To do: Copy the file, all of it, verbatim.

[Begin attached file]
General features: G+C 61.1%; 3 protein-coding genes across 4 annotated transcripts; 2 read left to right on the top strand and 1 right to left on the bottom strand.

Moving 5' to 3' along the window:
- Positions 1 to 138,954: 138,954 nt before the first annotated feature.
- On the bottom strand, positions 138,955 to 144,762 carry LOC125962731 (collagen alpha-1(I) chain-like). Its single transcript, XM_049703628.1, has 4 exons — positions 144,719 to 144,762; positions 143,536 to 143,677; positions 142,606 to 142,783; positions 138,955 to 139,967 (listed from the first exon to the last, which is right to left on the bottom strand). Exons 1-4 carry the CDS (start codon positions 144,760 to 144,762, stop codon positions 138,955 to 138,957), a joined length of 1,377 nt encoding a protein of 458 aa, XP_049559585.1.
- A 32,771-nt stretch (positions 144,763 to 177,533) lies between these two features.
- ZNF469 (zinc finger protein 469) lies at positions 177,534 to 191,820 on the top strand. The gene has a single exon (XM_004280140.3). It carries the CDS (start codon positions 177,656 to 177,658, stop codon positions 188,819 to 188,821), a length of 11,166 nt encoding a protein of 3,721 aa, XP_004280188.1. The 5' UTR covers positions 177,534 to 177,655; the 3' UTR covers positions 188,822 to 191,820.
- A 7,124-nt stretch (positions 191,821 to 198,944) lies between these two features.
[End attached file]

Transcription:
General features: G+C 61.1%; 3 protein-coding genes across 4 annotated transcripts; 2 read left to right on the top strand and 1 right to left on the bottom strand.

Moving 5' to 3' along the window:
- Positions 1 to 138,954: 138,954 nt before the first annotated feature.
- On the bottom strand, positions 138,955 to 144,762 carry LOC125962731 (collagen alpha-1(I) chain-like). Its single transcript, XM_049703628.1, has 4 exons — positions 144,719 to 144,762; positions 143,536 to 143,677; positions 142,606 to 142,783; positions 138,955 to 139,967 (listed from the first exon to the last, which is right to left on the bottom strand). Exons 1-4 carry the CDS (start codon positions 144,760 to 144,762, stop codon positions 138,955 to 138,957), a joined length of 1,377 nt encoding a protein of 458 aa, XP_049559585.1.
- A 32,771-nt stretch (positions 144,763 to 177,533) lies between these two features.
- ZNF469 (zinc finger protein 469) lies at positions 177,534 to 191,820 on the top strand. The gene has a single exon (XM_004280140.3). It carries the CDS (start codon positions 177,656 to 177,658, stop codon positions 188,819 to 188,821), a length of 11,166 nt encoding a protein of 3,721 aa, XP_004280188.1. The 5' UTR covers positions 177,534 to 177,655; the 3' UTR covers positions 188,822 to 191,820.
- A 7,124-nt stretch (positions 191,821 to 198,944) lies between these two features.